Making Stock

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I previously posted on a way to make a turkey that would leave you with the bulk of the bird’s uncooked skeleton, and I promised some tips for how to make good stock.Making stock involves cooking, in water, stuff that imparts flavor, such as meat and vegetables. But there are a few guidelines that will produce better stock. Here they are:

  • If you wouldn’t eat it by itself, consider not using it in the stock either. This does not apply to things such as onion skins, which are a great addition to stock. But don’t use anything that is off.
  • Use excellent water preferably clean tap water.
  • When using meat, start the meat in cold water and warm the water up very slowly. Ideally, your first bubbles indicating boiling will not appear until at least an hour after you’ve started the stock, if you’ve got three or four quarts (or more) of water in the pot. You can rush the meat if you have to, but always start with cold water.
  • Vegetables can be boiled in stock as quickly or slowly as you like.Include some bunches of fresh spices. Just rinse them off and throw them in.
  • Avoid certain veggies that tend to have overpowering flavors, unless you really want the stock to be dominated by those flavors. Broccoli and asparagus come to mind.
  • Ditto with spices. If you use oregeno, use only a little. Avoid cilantro.
  • Match the spices with with the meat. Rosemary goes with beef. Thyme goes with bird. Etc.

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5 thoughts on “Making Stock

  1. Another tip – if you’re using a chicken or turkey carcase to make stock, watch out for seasonings used to roast the bird. I made a stock with bones and leftover meat from a chicken I had roasted over the barbeque with jerk seasoning. I almost threw up my GI tract when I tasted it!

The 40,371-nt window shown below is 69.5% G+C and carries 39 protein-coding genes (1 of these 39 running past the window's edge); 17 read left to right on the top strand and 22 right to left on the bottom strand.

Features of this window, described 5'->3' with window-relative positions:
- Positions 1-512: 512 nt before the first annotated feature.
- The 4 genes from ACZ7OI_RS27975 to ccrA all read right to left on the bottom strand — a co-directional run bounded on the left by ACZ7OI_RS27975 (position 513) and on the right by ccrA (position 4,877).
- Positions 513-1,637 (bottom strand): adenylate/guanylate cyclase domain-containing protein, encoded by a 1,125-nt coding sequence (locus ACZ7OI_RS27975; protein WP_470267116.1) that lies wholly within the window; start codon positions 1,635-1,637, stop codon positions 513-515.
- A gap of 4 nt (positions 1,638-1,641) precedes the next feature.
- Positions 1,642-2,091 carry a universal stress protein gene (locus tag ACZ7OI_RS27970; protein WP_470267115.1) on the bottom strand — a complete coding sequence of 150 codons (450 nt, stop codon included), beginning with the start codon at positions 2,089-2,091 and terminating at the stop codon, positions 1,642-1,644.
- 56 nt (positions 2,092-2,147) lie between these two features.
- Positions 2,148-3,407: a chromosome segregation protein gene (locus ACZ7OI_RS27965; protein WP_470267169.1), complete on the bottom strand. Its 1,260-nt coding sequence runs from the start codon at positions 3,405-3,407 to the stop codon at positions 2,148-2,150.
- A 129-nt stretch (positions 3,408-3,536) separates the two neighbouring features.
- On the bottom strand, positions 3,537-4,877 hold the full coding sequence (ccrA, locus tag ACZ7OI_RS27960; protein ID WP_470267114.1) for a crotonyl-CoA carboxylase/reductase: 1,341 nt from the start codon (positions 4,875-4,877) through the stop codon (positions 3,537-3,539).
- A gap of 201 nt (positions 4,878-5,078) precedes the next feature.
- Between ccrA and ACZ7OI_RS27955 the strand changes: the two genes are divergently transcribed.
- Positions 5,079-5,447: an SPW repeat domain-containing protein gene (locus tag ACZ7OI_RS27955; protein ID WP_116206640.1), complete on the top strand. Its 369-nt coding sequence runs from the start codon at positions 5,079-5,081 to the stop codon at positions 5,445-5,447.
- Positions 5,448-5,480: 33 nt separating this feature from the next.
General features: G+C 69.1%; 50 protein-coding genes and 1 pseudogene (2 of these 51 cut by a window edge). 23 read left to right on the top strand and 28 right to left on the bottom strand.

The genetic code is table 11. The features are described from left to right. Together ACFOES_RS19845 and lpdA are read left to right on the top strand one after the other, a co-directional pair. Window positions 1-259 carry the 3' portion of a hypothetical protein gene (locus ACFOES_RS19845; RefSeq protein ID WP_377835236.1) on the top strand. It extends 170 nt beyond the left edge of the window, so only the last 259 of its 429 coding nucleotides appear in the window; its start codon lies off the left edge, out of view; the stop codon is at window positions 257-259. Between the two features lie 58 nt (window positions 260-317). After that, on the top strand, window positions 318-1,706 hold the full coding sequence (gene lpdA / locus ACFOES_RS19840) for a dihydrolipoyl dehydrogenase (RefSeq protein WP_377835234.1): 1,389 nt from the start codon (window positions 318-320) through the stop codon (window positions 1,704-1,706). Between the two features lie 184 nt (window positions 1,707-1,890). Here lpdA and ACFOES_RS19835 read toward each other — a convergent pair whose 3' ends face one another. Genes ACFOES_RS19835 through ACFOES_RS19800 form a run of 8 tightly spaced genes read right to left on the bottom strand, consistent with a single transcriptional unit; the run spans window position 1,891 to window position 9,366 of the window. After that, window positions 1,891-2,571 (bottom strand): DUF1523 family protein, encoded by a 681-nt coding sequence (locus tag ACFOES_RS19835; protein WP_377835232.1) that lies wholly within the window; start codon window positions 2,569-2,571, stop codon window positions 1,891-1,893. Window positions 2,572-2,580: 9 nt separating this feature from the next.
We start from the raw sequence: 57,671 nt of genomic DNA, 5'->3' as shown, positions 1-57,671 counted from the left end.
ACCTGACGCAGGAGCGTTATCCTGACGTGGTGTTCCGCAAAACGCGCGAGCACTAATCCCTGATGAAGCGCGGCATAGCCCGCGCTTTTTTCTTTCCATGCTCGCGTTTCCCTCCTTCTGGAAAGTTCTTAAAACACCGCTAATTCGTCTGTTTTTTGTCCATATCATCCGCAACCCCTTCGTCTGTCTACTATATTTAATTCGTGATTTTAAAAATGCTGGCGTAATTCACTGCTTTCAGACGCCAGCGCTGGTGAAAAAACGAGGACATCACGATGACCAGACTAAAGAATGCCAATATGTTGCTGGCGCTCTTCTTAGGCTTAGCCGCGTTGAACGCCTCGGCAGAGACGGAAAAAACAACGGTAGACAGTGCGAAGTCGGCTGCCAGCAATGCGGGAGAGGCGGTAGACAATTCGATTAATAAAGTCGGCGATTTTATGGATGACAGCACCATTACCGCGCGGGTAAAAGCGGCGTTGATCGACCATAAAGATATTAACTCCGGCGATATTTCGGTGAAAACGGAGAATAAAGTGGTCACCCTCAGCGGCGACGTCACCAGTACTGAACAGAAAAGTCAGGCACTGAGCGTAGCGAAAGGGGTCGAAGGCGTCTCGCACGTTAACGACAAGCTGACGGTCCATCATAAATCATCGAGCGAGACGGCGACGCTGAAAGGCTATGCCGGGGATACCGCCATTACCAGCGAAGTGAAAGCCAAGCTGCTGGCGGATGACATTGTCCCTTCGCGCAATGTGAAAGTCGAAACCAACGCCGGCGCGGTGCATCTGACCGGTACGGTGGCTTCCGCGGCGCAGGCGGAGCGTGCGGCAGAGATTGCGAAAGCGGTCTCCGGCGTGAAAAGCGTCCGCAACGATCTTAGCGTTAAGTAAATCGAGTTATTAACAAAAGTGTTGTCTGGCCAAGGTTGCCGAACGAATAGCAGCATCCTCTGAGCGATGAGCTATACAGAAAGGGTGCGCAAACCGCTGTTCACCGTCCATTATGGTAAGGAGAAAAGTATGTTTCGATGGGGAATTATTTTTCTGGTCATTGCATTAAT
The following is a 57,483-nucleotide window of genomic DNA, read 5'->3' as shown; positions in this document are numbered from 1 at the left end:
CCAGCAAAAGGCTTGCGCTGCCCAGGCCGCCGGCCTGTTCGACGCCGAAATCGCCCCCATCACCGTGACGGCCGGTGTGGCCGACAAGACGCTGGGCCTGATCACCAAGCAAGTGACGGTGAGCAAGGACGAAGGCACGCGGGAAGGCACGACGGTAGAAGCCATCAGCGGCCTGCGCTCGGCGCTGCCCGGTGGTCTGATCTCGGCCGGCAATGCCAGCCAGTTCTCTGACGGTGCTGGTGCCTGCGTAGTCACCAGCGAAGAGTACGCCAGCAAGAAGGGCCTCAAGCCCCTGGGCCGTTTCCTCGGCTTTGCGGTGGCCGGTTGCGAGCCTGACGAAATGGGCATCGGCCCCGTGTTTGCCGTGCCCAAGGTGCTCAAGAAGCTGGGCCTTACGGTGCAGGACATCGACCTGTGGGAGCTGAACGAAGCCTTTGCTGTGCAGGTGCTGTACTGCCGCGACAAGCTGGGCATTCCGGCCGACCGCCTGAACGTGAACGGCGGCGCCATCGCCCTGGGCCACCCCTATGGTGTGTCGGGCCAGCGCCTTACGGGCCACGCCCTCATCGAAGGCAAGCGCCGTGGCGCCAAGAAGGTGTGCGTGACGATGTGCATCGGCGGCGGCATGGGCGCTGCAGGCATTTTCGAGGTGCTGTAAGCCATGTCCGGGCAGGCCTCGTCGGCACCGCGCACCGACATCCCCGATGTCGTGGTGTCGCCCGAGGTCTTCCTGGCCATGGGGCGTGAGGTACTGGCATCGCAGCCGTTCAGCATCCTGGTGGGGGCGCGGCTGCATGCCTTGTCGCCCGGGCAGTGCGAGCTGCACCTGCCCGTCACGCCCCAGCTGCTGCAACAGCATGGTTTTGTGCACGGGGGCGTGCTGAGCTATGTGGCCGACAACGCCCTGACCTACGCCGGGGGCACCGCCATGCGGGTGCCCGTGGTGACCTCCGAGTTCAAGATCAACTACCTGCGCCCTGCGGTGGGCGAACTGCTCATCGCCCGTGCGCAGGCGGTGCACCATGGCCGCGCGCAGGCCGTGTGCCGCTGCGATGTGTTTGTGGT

2. A couple more points:1. The cold water, slow heating start is especially important if you want a clear stock.2.Besides the herbs mentioned, most stocks benefit from the addition of a bay leaf, a couple of whole, peeled garlic cloves, and 6-8 whole peppercorns.In addition, I’d add that I’ve had some excellent results for both the dinner and the subsequent stock from smoke roasting turkey or chicken in an outdoor smoker. The downside being the lack of good drippings for gravy.

  3. A cool way to clarify the stock is to add a little gelatin while it’s hot, make the gel, then freeze it and then put it in the fridge in strainer over a bowl. The ice crystals will separate the clear liquid from the gel and when they melt, the stock will drain into the bowl below, leaving the fat and solids trapped in the gel.

  4. Instead of using gelatin to clarify the stock, I strain the stock of the veggies and herbs (use a bouquet garni), return the now strained stock to the simmer, add several egg whites and continue simmering it for a bit (30 minutes or so). The egg whites will solidify, absorbing the impurities. Then _carefully_ strain the stock through a cheesecloth, being careful not to break up the “scrambled” egg whites, now a greyish icky layer on top of your stockpot. This will give you a beautifully clear stock, ideal for consomme. Time-consuming? Yes. But definitely worth your while, especially if you make LOTS.

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